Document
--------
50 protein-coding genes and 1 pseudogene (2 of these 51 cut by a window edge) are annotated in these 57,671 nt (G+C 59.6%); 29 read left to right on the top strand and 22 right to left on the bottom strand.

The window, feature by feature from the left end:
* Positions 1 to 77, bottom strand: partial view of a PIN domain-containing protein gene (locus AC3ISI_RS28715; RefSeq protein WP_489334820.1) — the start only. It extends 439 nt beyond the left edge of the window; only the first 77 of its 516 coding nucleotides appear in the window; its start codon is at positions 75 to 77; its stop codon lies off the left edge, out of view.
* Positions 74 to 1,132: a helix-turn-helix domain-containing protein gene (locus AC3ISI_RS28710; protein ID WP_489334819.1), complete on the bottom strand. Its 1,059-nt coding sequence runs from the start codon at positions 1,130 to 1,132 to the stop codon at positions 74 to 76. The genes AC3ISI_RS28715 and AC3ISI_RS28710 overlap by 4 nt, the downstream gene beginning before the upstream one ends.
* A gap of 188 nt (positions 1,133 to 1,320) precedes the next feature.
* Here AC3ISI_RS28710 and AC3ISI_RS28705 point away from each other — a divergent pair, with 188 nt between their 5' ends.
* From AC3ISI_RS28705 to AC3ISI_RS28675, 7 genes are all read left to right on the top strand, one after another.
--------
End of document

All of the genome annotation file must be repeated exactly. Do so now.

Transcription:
50 protein-coding genes and 1 pseudogene (2 of these 51 cut by a window edge) are annotated in these 57,671 nt (G+C 59.6%); 29 read left to right on the top strand and 22 right to left on the bottom strand.

The window, feature by feature from the left end:
* Positions 1 to 77, bottom strand: partial view of a PIN domain-containing protein gene (locus AC3ISI_RS28715; RefSeq protein WP_489334820.1) — the start only. It extends 439 nt beyond the left edge of the window; only the first 77 of its 516 coding nucleotides appear in the window; its start codon is at positions 75 to 77; its stop codon lies off the left edge, out of view.
* Positions 74 to 1,132: a helix-turn-helix domain-containing protein gene (locus AC3ISI_RS28710; protein ID WP_489334819.1), complete on the bottom strand. Its 1,059-nt coding sequence runs from the start codon at positions 1,130 to 1,132 to the stop codon at positions 74 to 76. The genes AC3ISI_RS28715 and AC3ISI_RS28710 overlap by 4 nt, the downstream gene beginning before the upstream one ends.
* A gap of 188 nt (positions 1,133 to 1,320) precedes the next feature.
* Here AC3ISI_RS28710 and AC3ISI_RS28705 point away from each other — a divergent pair, with 188 nt between their 5' ends.
* From AC3ISI_RS28705 to AC3ISI_RS28675, 7 genes are all read left to right on the top strand, one after another.